A research institute has a time-critical cloud migration project. To shorten the cloud adoption journey, it hires an MSP to build up the Azure foundation and implement the migration. Instead of learning about the cloud adoption phase and building up skills, the institute chooses to hand over all Azure responsibility to the MSP. Since the institute has no cloud or Azure knowledge, the MSP takes the lead on all decisions, making the institute dependent on the MSP.

Preferred outcome: Make critical design areas the company's responsibility

Keep outsourcing in mind as a good cost-cutting strategy. But, make decisions within your company when they involve these critical design areas:

  • Governance
  • Risk
  • Compliance
  • Identity

Keep responsibility inside the company for these and other areas that are critical to your security estate. Use external partners to speed up the adoption journey. But, to avoid becoming dependent on providers, don't outsource everything.

Antipattern: Hire technical decision makers instead of developing cloud engineers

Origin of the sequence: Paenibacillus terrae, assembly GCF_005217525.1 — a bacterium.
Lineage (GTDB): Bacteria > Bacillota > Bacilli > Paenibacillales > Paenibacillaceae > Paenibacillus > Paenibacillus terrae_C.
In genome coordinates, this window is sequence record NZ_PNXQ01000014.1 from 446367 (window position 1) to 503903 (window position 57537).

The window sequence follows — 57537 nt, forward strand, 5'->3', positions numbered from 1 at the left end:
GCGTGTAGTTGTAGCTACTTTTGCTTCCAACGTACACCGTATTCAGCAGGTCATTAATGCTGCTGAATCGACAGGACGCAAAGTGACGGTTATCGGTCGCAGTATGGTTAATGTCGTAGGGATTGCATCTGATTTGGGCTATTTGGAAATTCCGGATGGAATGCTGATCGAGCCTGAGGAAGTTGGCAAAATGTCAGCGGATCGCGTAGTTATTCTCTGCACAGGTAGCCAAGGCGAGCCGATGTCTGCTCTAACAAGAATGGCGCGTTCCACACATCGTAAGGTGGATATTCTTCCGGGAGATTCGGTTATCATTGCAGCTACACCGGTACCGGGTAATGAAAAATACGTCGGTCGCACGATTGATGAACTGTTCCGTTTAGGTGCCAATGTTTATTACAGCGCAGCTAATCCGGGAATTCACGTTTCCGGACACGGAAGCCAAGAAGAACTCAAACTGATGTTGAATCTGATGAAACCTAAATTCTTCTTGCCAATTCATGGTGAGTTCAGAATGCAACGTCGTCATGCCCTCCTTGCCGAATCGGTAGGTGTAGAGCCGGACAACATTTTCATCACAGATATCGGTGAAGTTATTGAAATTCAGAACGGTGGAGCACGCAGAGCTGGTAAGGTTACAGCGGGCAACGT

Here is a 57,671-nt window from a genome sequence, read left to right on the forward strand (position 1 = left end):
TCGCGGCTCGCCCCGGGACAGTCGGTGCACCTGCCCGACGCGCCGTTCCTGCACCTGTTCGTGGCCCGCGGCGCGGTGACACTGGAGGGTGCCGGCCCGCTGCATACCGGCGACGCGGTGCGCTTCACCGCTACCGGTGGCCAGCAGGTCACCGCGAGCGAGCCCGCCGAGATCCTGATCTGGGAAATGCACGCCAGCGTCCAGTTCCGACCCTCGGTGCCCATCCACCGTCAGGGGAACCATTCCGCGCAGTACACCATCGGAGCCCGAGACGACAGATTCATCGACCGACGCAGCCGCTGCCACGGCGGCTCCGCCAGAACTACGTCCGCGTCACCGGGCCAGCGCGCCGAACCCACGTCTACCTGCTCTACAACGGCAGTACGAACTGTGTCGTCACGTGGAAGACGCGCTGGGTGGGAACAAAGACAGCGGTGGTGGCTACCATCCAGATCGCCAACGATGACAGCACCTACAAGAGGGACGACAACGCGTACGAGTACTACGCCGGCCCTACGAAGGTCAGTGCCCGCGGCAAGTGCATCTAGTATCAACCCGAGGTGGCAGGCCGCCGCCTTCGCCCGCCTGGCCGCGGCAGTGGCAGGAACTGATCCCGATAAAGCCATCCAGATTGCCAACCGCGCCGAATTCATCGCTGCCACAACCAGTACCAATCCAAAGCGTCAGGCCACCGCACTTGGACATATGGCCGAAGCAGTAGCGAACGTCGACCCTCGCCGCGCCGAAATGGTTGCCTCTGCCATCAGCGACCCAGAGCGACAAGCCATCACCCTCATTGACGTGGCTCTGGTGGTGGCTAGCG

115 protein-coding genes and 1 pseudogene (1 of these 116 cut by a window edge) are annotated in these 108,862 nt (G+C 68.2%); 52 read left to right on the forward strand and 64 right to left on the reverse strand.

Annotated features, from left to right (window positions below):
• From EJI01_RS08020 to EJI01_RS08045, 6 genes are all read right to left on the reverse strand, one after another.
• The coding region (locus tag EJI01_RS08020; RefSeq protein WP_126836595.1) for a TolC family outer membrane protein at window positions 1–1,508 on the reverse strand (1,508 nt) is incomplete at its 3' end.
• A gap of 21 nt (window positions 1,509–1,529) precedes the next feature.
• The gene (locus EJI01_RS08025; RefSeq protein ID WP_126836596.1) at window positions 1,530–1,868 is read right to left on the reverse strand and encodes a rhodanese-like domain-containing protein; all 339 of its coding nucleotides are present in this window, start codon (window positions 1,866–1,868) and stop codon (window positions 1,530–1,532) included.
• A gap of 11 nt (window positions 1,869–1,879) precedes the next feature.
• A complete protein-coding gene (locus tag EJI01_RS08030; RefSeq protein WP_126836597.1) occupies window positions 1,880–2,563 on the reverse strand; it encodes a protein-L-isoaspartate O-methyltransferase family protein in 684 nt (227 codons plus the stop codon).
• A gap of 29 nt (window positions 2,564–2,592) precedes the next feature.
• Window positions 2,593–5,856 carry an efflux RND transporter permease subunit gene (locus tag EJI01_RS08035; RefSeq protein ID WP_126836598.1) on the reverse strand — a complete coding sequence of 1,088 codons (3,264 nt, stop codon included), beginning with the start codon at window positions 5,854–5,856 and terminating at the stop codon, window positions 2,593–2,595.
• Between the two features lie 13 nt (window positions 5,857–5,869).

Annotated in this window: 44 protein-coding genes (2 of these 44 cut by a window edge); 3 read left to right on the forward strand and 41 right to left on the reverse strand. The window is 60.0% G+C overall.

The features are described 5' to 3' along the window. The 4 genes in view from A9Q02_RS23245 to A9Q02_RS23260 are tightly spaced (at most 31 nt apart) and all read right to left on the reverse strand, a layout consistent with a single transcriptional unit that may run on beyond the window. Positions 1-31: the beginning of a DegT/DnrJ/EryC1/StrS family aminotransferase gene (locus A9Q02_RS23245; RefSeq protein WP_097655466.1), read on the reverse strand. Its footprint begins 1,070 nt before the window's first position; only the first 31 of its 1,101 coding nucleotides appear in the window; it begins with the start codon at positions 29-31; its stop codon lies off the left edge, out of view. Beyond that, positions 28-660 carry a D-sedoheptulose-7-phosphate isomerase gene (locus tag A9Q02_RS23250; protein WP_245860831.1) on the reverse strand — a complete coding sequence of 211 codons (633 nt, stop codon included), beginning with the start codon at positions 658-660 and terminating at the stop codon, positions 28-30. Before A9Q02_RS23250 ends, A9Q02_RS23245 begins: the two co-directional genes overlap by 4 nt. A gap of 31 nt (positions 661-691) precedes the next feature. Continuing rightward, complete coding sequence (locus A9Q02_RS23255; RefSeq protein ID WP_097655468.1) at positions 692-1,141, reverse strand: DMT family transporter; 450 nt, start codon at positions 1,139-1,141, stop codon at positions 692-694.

Companies place importance on finding the right personnel. As a result, they often hire or build up TDMs during initial cloud adoption phases. Successful cloud journeys rely on TDMs. But more importantly, cloud adoptions need engineers with all-hands-on-deck mentalities and deep technical skills.

Example: Hire TDMs only

A research institute hires several TDMs to lead its cloud journey. After the initial high-level-concept phase ends, the implementation phase starts. The institute then realizes that cloud deployments behave differently than on-premises deployments. It needs extra cloud engineering effort to properly implement infrastructure as code (IaC) concepts and policy-driven governance.

Preferred outcome: Use cloud engineers for the implementation phase

Remember that engineers are essential for properly implementing cloud automation and landing zone concepts. Responsibilities and tasks can shift significantly when you adopt service models. By shifting responsibilities to a cloud provider, you can go into production faster. You can also use TDMs for decision making, but use capable cloud engineers for tasks that require deep engineering knowledge. Then you'll realize the advantages that the cloud provides.